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Officials test if different diet impacts musky survivalSubmitted: 06/24/2013
Officials test if different diet impacts musky survival
Story By Associated Press

WILD ROSE - Wisconsin fisheries staff want to know whether a different diet will help muskies survive better.

They're experimenting with a new menu for muskies at the Wild Rose Fish Hatchery in central Wisconsin.

Fishery workers have separated the hatchery's muskies into two groups.

One group is being fed a traditional diet of zooplankton and minnows.

The other group is getting manufactured fish food and then minnows for the last 60 days before they're stocked.

Agency staff will mark the groups to tell them apart before they're stocked.

That will let them assess survival rates.

The DNR can save up to 30 percent of the cost of raising muskies by starting them on manufactured food.

Researchers want to see if the fish grow and survive before the practice becomes standard at all hatcheries.

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TOMAH (AP) - A veterans affairs hospital in Wisconsin is using nontraditional therapies for pain and mental health as officials continue to address problems with over-prescribing medication at the facility.

Wisconsin Public Radio reports that the Tomah VA Medical Center is one of 18 veterans hospitals across the country launching the U.S. Department of Veterans Affairs' Whole Health program.

Whole Health coaches help VA patients set personal health and wellness goals, address chronic pain, prevent illness or injury and treat mental health needs. The program also uses alternative therapies like tai chi, acupuncture and Healing Touch, which focuses on restoring a person's energy field.

The initiative comes four years after a veteran died at the facility from a mixture of prescribed drugs. Federal investigations found that some staff were over-prescribing drugs.

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MINOCQUA - Some people in Minocqua noticed their water had a brown tint on Friday. The Lakeland Sanitary District says the water is clean and safe.

Crews were running fire hydrants to fix a water main. A well unexpectedly started and mixed iron into the water which left a brownish color. 

A superintendent from the sanitary district says water is now clear but If you do see color in your water run the cold faucet for a few seconds. 

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RHINELANDER - A Northwoods radio station did something special to celebrate World Record Store Day. WXPR Public Radio created a pop-up record store in Rhinelander.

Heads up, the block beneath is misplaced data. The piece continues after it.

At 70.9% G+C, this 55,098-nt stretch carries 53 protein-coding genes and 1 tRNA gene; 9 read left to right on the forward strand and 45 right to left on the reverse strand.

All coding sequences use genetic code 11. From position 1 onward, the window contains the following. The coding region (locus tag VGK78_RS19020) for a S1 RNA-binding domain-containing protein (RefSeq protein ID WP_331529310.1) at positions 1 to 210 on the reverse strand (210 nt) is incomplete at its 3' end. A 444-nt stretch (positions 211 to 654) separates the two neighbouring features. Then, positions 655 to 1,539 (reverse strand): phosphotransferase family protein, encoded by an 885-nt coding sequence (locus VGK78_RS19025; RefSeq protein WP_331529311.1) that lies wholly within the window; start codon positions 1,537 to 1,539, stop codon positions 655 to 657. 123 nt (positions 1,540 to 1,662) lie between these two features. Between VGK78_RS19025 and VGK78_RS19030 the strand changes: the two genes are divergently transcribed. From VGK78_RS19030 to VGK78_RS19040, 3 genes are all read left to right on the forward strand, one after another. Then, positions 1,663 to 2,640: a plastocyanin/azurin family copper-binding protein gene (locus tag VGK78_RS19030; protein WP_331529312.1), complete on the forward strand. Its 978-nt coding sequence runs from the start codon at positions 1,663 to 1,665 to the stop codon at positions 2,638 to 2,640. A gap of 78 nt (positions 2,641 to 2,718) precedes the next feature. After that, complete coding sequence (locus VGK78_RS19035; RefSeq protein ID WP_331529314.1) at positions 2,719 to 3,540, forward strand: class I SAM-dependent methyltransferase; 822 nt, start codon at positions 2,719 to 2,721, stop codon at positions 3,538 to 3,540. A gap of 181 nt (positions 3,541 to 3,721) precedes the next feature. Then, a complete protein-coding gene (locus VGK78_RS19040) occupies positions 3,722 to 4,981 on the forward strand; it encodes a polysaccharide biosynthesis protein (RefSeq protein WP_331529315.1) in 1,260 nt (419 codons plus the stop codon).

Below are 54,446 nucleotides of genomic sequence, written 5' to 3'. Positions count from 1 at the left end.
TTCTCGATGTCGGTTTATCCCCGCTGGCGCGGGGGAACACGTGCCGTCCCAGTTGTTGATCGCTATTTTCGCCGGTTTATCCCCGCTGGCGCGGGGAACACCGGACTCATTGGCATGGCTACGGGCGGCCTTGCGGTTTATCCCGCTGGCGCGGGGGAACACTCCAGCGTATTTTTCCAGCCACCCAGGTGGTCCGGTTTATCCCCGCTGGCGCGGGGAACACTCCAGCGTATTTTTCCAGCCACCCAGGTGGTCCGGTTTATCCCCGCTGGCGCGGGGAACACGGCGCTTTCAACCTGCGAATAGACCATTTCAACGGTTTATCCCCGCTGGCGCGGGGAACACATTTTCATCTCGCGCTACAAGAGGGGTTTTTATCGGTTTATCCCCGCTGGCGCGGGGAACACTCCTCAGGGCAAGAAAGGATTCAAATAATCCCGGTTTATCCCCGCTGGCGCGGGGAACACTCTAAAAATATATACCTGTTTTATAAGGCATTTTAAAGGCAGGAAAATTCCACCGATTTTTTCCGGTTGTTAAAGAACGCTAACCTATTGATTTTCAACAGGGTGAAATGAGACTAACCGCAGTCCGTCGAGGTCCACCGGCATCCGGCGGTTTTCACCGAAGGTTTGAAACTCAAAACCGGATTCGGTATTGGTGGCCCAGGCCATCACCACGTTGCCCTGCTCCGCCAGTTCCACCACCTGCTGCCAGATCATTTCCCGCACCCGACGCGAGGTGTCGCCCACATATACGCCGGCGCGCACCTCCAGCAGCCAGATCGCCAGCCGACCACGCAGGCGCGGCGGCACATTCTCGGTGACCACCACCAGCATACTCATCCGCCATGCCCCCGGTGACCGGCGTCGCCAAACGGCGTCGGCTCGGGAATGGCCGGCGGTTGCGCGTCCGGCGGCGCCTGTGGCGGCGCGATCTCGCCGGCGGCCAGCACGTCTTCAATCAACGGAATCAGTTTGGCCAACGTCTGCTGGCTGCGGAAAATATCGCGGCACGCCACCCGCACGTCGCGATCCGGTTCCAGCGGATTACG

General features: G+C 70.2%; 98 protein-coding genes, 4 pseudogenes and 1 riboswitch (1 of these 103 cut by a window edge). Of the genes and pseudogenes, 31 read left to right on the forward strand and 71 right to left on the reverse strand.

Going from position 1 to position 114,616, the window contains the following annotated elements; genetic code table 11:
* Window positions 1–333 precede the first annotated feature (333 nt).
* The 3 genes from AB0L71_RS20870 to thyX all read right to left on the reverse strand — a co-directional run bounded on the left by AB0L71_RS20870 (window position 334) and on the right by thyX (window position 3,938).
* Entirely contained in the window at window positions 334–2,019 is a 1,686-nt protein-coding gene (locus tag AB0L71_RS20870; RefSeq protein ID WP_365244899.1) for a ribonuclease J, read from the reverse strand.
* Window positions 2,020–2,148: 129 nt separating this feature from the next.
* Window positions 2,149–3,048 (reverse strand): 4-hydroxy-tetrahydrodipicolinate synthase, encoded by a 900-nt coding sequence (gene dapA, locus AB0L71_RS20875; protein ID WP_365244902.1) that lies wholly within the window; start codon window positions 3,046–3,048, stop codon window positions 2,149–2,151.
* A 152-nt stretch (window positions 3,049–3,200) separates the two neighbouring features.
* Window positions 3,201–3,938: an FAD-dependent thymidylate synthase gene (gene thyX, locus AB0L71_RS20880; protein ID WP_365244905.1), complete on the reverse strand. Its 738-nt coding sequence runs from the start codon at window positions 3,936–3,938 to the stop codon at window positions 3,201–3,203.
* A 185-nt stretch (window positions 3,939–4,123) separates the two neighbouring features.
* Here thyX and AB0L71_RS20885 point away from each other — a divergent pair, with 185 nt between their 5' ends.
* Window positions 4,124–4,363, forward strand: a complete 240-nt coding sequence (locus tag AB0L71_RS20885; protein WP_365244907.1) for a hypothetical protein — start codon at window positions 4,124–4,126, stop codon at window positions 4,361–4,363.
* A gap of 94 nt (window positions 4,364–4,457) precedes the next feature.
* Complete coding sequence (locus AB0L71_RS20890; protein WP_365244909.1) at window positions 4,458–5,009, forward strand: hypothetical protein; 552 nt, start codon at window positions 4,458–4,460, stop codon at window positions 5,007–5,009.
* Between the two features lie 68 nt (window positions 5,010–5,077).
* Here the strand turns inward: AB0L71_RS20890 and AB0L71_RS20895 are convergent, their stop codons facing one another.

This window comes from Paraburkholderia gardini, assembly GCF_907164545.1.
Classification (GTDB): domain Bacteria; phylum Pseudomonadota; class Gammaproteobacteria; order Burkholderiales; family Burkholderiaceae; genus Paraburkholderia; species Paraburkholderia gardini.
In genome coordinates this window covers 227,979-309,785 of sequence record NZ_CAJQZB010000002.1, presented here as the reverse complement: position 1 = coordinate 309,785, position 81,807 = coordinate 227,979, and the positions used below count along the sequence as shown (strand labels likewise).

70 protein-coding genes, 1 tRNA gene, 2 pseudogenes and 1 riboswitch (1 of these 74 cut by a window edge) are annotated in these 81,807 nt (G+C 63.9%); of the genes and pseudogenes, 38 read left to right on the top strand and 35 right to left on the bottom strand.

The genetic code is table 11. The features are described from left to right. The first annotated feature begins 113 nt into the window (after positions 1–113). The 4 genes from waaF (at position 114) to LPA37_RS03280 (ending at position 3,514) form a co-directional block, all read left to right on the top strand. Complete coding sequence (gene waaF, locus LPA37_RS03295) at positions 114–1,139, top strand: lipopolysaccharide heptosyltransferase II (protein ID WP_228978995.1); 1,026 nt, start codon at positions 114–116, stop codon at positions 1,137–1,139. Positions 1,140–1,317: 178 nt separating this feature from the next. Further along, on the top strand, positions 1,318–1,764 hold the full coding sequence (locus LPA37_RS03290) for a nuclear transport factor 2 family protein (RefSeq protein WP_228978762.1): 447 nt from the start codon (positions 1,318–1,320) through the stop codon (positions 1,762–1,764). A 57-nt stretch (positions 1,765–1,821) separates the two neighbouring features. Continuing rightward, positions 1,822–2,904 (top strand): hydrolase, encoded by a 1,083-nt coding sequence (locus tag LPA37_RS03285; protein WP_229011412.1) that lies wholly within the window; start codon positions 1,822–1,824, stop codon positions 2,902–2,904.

The temporary store was created inside Art Start and ran from 12 p.m. to four p.m. on Saturday. Organizers say listeners donated about 4,000 vinyl records and 2,000 CD's for the pop-up shop.

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RHINELANDER - More than 100 people came together Saturday night to raise money to support the fight against Alzheimer's and dementia. A personal connection to the disease made some people eager to help.

"I have experienced it on both sides of my family," said Holiday Acres Resort Manager Kari Zambon.

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MINOCQUA - People drew designs and blood at a Minocqua tattoo parlor Friday. Owners of Haven Ink Tattoos helped clear up some tattoo myths while helping others in their community with a blood drive.
"Clients have been showing us tattoos they want while donating," said Haven Ink Tattoos co- owner and artist Megan Hunt.
A simple prick of a needle goes a long way at Haven Ink Tattoos in Minocqua.
"There are a lot of myths that exist and it goes back to old stimulations as far as donating blood," said Haven Ink Tattoos co- owner and artist Dani Bauer.
"[You can] participate in a good cause and get a tattoo after so you get two memories in a day," said blood donor Tanner Lillie. 

People get a permanent mark while making one on someone's life.
Hunt and Bauer teamed up with Talitha Uhrmann from The Community Blood Center to bring a blood bank to the shop. Everyone who donated blood got 20 percent off a tattoo.
Every person that donated blood can save three lives including the one in seven people hospitalized that will need a blood transfusion.

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MERRILL - A member of the Merrill School Forest Program received special recognition on Friday. Director Russell Noland earned a LEAF award from Wisconsin's School Forest Program.

Students, parents, and other community members came together to witness the award presentation.

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NORTHWOODS - Most people come to the Northwoods to enjoy our lakes and all the activities they offer, including water skiing.

But that sport can be dangerous and a new law will change the requirements designed to keep skiers safe.

Late last month Governor Walker signed a bill into law that eliminates the requirement for water skiing spotters, as long as the boat being used has the right equipment.

Some skiers around the Northwoods say the new law is a good idea, but following the old rules may still be the safest thing to do.

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